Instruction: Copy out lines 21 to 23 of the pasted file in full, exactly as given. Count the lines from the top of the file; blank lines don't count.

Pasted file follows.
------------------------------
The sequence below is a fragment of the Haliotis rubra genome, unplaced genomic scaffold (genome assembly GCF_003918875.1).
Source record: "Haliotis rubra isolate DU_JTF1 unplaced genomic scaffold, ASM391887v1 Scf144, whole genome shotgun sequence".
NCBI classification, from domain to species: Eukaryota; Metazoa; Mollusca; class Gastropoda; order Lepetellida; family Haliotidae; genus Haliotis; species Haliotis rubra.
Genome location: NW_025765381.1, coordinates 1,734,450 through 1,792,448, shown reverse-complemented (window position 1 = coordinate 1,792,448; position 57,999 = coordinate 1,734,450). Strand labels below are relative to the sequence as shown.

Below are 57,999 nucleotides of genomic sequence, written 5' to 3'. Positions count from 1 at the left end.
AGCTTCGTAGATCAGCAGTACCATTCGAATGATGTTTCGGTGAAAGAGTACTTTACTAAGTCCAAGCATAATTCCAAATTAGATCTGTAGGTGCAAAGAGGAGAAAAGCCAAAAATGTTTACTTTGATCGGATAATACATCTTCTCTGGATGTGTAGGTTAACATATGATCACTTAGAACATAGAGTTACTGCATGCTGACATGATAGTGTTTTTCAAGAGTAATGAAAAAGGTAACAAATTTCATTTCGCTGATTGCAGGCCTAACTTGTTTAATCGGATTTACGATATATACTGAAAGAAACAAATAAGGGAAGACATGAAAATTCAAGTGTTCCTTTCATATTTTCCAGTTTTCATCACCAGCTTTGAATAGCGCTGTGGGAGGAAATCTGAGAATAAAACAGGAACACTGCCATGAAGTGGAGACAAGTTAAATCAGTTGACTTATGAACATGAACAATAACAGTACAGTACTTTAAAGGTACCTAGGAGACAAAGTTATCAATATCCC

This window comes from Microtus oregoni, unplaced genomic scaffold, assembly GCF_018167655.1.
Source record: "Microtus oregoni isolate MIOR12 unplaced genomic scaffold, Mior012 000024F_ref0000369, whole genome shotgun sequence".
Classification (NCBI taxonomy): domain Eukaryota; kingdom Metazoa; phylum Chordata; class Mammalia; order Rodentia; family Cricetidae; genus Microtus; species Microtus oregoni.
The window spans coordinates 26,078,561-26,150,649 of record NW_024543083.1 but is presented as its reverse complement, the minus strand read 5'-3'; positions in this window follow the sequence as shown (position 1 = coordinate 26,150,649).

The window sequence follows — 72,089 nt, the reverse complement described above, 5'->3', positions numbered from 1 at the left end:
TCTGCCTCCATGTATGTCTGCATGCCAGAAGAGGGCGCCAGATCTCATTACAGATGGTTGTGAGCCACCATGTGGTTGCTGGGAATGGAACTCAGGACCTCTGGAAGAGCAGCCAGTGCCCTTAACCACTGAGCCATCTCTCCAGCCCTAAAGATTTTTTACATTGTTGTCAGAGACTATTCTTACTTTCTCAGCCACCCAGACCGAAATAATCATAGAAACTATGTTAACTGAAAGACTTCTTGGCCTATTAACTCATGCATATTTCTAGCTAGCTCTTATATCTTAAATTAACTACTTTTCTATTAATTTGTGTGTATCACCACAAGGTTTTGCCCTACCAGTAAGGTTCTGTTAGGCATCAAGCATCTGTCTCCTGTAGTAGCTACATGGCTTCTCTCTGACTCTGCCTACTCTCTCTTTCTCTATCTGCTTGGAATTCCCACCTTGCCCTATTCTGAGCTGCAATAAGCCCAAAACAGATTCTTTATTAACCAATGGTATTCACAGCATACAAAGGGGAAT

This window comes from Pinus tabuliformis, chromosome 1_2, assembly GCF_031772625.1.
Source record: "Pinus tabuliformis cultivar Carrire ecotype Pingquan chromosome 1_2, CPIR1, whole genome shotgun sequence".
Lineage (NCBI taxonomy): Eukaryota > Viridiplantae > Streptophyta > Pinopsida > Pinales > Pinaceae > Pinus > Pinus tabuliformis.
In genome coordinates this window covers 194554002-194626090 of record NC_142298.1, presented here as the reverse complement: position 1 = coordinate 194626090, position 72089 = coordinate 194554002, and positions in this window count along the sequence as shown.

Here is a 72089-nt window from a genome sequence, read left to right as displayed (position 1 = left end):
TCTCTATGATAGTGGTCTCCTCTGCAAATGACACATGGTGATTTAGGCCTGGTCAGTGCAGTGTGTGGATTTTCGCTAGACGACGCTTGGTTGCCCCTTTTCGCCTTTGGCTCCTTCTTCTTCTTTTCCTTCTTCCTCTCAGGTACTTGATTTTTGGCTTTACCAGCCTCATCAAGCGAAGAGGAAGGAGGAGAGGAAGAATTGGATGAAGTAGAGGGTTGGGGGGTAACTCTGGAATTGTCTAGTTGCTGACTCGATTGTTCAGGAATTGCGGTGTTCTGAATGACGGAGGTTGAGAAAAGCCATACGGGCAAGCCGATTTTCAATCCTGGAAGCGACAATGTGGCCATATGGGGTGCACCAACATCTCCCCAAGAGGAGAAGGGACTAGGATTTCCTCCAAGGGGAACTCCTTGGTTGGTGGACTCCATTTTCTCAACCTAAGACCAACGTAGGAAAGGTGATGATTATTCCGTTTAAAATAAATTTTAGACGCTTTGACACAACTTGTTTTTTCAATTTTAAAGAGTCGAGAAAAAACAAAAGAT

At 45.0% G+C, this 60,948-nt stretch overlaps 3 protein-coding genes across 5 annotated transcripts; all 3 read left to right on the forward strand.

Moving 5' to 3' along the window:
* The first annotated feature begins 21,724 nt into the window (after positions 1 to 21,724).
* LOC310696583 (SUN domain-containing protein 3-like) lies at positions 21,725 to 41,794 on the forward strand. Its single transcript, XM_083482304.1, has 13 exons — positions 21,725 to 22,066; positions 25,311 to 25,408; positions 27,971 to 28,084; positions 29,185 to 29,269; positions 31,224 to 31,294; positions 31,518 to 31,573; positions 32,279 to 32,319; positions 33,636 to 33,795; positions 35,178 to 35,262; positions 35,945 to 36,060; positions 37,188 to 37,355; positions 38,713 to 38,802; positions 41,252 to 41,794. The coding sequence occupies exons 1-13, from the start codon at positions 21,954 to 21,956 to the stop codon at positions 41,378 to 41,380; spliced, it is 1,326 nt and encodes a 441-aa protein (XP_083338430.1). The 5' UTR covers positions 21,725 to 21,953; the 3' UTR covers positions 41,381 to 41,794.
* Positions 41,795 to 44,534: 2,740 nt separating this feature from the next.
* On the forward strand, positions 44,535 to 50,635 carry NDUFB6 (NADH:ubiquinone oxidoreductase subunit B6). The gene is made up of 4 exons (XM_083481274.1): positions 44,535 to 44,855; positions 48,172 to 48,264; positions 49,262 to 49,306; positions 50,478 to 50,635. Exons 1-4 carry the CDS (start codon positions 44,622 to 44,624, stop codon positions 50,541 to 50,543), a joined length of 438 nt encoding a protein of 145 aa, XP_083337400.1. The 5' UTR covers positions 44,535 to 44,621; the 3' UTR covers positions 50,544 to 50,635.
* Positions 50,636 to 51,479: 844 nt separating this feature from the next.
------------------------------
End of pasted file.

* The first annotated feature begins 21,724 nt into the window (after positions 1 to 21,724).
* LOC310696583 (SUN domain-containing protein 3-like) lies at positions 21,725 to 41,794 on the forward strand. Its single transcript, XM_083482304.1, has 13 exons — positions 21,725 to 22,066; positions 25,311 to 25,408; positions 27,971 to 28,084; positions 29,185 to 29,269; positions 31,224 to 31,294; positions 31,518 to 31,573; positions 32,279 to 32,319; positions 33,636 to 33,795; positions 35,178 to 35,262; positions 35,945 to 36,060; positions 37,188 to 37,355; positions 38,713 to 38,802; positions 41,252 to 41,794. The coding sequence occupies exons 1-13, from the start codon at positions 21,954 to 21,956 to the stop codon at positions 41,378 to 41,380; spliced, it is 1,326 nt and encodes a 441-aa protein (XP_083338430.1). The 5' UTR covers positions 21,725 to 21,953; the 3' UTR covers positions 41,381 to 41,794.
* Positions 41,795 to 44,534: 2,740 nt separating this feature from the next.